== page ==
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Thread: TNA advice

  1. #1
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    Default TNA advice

    Hello everyone

    I'm intending to pay a visit to the National Archives at Kew on Friday, and had a couple of what may seem to be daft questions, if anyone can help. It's my first visit, so forewarned is forearmed and all that!

    I've got a list of ORBs that I'd like to access. These have been digitised, so can I view the digitised files at Kew free of charge, rather than paying the normal 3.36? If I can, are they accessible through TNA computers, or can I take a laptop and view them on that?

    Many thanks,

    Regards

    Simon

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    The ORB's will be on microfilm, so you'll have to source the reel and load a film reader. No charge involved unless you want photocopies.

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    Last time I was there you could access the ORBs for free via one of the desk top computers. There was no need to faff around with the microfiche. You still have to pay to print the pages off though.
    In fond memory of Corporal James Oakland AGC (RMP), killed in action in Afghanistan on 22 October 2009. Exemplo Ducemus.

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    Simon,
    Before you go spending any money, let me have a list of what ORB's you're after, as i have quite a few in my collection.
    Alan

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    Thanks for all the replies. I'd assumed that if they'd been digitised, they'd be accessible in that format, rather than having to go through reels of microfilm; from experience that's a long and pretty tedious business!

    Alan, that's a very kind offer. I've got quite a few I'm after - they're all specific months for specific Squadrons. Let me know if that's okay, and I'll drop you a PM.

    Regards

    Simon

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    Hi Simon,
    Can't promise i'll have the specific ones you're after but PM the list.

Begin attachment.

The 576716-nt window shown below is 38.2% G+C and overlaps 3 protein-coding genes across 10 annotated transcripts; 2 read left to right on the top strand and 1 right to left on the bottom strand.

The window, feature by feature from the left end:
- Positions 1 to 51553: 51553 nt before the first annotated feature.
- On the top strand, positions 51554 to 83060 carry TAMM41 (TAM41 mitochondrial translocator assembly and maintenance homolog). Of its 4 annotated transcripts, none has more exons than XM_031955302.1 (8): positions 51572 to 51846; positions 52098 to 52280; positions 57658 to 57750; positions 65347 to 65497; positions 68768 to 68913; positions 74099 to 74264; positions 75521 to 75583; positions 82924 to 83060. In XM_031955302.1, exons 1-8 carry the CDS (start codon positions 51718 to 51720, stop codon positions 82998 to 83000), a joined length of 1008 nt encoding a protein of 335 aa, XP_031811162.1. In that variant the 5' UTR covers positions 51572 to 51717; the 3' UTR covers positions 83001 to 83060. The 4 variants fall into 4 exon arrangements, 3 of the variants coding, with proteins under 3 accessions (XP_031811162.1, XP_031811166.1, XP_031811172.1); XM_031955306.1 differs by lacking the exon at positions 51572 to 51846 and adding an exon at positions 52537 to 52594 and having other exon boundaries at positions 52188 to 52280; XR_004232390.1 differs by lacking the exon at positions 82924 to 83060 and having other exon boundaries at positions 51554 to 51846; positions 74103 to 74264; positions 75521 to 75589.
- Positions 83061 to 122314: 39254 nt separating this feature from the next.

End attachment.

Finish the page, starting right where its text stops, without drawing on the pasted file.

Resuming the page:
Alan.

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    The old microfilm ORBs AIR27 series are now all online, and that's pretty much the only way you'll get to see them; the microfilm versions are no longer available. Their digital equivalents are much more fiddly to access. Whereas with the microfilms you could whizz back and forth through the film to the section you wanted, the digital versions are chopped into small sections, by year/month, and the photo resolution is rarely better than poor. Clearly, whoever in the NA specified their digital system wasn't about to need to use it. But the information is usually clear enough if the entries were typed; handwritten ones in the orderly Room clerk's customary copperplate are less reliable. The originals are off-limits to mortals.

    To view the AIR27s you do not have to be a registered reader, but if you're going to do any in-depth research I strongly advise you become one.

    AIR 28s and 29s and other such documents are generally available in the originals, but you will need to be a registered reader, and for this you will need to set aside a half-hour upstairs to get registered. Make sure you take the required identification documents with you. The NA website has full details. But beware, research becomes addictive!

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    Hi

    As has been said you can view everything that is digitalised for free on the many computer screens that are available on the first floor at Kew. I think if you try to access this material from your own laptop at Kew then you will encounter the same charges as you would if you were at home.

    If you want complete copies of whole sections of an ORB in Kew language a "piece" such as AIR27/866 which is the ORB for No 111Sqn for all 12 months of 1940 then in my view the best thing to do is to purchase a digitalised copy on CD via the website which will cost you just 10 - excellent value in my view.

    If you just want odd pieces of the ORB then you can call it up on a computer screen at Kew and if you have a digital camera you can take a photo of the screen/page of the bits you want.

    From my experience "deadrock" is not correct the microfilm copies of AIR27 were still there accessible on 11 January 2014 and if you go to the help desk they will direct you to where they can be found on the first floor and then if you view them through a reader you can make digital camera copies of the pages you want (for free).

    Don't forget to check the website for the identification stuff you need to take to get a readers card and you will need to fill in a document to get permission to use a camera.

    Steve

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    Default ORB's at Kew

    I agree with Steve

    I was there 2 weeks ago and the microfilmed Squadron ORB's were all still there. Free to view and photograph on the screen of the microfilm reader, or pay-to-print copies on the other machines.

    Other ORB's (stations, Groups, etc) are not microfilmed and you have to order down the originals as a registered reader.

    Ian
    Last edited by ianh; 22nd February 2014 at 22:26.

  10. #10
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    Thanks for the additional replies. My first job will be to get a reader's card and the photography permission sorted, then off I go. I've got my list of TNA file references ready, so wish me luck!

    Regards

    Simon

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